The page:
The ocean is forever in motion. Waves lap or crash against the shore. Tides ebb and flow. Horizontal and vertical currents circulate nutrients and transfer heat from the tropics to polar regions.
Humanity has been trying to harness the sea’s energy for at least 1,400 years. The ruins of one tide-powered mill — discovered at the site of a former monastery in Northern Ireland and thought to have been used to dehusk grain and make flour — have been dated to AD 619-621.
In recent decades, scientists and engineers have been devising and testing hardware that can convert tidal and ocean-current energy into electricity. They’ve had a few successes.
Photo courtesy of Kuo Chen-hua
Completed in 1966, the Rance Tidal Power Station, a 750m-long barrage across a river estuary in northern France, produces enough electricity each year to meet the needs of approximately 90,000 local households.
At Strangford Lough, just a few kilometers from where those seventh-century Christian monks operated their tidal mill, what’s described as “the world’s first commercial tidal stream energy generator” has been supplying clean electricity to the Northern Irish grid since 2008.
The plant’s two 600kW turbines produce electricity for 18 to 20 hours per day as tides rise and fall. Because there’s no barrage, the environmental and aesthetic impact has been minimal. The Rance plant, by contrast, has caused siltation and, it’s claimed, the disappearance of certain fish and eel species.
Photo: Hung Ting-hung, Taipei Times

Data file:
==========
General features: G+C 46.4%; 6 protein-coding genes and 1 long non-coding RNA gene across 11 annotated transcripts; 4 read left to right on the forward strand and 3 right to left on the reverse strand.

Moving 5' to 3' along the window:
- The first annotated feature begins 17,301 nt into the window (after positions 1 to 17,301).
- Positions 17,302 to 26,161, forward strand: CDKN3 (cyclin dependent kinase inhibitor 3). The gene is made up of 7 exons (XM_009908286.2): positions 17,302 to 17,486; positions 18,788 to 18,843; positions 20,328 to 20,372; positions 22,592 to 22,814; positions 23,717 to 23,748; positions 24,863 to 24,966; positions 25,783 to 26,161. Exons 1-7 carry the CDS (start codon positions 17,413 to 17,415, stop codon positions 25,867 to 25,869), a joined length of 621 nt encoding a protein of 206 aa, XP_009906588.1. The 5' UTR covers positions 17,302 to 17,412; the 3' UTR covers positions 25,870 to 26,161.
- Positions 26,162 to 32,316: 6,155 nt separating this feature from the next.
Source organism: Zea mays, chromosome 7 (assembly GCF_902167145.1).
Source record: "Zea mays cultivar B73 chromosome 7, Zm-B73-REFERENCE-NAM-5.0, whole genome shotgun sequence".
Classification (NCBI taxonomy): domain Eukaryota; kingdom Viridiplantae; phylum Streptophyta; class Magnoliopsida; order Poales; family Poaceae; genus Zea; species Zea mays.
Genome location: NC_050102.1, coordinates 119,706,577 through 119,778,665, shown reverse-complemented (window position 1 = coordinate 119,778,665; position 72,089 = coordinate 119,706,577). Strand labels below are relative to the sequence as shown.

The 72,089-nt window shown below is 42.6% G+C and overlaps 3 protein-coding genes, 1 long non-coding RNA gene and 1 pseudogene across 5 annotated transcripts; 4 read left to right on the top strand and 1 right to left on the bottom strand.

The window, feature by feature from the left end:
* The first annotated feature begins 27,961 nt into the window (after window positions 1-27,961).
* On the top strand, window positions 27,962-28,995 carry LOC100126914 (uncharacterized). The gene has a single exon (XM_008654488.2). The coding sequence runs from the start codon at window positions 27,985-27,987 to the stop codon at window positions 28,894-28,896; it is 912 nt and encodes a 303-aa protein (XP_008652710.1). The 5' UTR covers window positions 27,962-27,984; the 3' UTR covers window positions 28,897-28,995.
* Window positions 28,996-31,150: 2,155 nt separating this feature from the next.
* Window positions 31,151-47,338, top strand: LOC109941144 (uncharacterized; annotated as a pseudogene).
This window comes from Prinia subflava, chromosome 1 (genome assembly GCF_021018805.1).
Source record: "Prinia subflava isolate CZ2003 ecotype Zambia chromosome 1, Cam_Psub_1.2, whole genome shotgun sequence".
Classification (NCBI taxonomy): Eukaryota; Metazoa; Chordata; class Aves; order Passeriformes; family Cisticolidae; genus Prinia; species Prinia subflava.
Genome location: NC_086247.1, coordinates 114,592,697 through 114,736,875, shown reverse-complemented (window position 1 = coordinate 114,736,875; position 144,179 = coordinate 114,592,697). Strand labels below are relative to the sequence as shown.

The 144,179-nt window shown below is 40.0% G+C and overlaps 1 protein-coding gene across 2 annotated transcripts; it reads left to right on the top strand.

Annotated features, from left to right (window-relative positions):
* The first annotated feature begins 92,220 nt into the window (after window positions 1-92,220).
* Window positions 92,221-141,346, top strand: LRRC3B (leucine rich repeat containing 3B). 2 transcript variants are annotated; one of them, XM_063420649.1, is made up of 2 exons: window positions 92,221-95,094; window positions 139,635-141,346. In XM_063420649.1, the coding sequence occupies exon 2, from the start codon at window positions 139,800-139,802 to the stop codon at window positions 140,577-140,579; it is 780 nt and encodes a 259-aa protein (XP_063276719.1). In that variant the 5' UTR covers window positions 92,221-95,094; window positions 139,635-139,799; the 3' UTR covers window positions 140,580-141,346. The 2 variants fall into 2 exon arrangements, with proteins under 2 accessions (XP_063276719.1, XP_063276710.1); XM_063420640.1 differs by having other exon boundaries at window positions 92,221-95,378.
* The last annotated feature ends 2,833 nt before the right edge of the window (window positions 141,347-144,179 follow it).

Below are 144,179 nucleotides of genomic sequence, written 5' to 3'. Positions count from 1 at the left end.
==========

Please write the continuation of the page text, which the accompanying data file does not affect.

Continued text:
Due to the shape of Strangford Lough, tidal flows sometimes reach 4m per second. Despite the speed of the water, the turbines’ rotors turn slowly, and thus pose little danger to the seals, porpoises and other creatures that inhabit the lough. Water is 832 times denser than air, so tidal turbines can be much smaller than wind turbines yet produce just as much power.
Unlike power stations that burn fossil fuels, tidal-power facilities cannot be fired up whenever electricity demand peaks. Yet they have one distinct advantage over some other renewables. Unlike sunshine and wind, tides can be perfectly predicted.
Photo: Lin Hsin-han, Taipei Times
Given the pressure on Taiwan and other industrialized economies to decarbonize, the government’s commitment to phase out nuclear power by 2025, and its 1,600-plus km of coastline, tidal power might seem like an obvious alternative for the country.
Unfortunately, Taiwan has very few bays or fjords suitable for tidal power plants, and weather patterns rule out the construction of Rance-type barrages across estuaries. Typhoons often wash huge amounts of debris down local creeks and rivers. (This, along with the seasonality of local waterways, is why run-of-the-river hydroelectricity has never made a significant contribution to Taiwan’s energy mix; typhoons would also endanger any wave energy converters close to the country’s shores.)
Even if a barrage could survive such an event, the amount of silt backed up behind it might permanently reduce its capacity to generate power, and perhaps lead to the river bursting its banks.
Photo: Lin Ching-lun, Taipei Times
Kehr Young-zehr (柯永澤), a professor emeritus in National Taiwan Ocean University’s Department of Systems Engineering & Naval Architecture, adds two considerations to the list of reasons why tidal power generation has yet to make its debut on Taiwan’s shoreline.
At some potential sites, including Fuguei Cape (富貴角) in New Taipei City and certain spots in Penghu County, the water is quite shallow.
“In these places, tidal power systems may not therefore survive if a typhoon hits,” Kehr says.
What’s more, he points out, tidal flow speeds in Taiwan generally don’t reach the 2.7m per second regarded as the minimum for a project to be economically viable.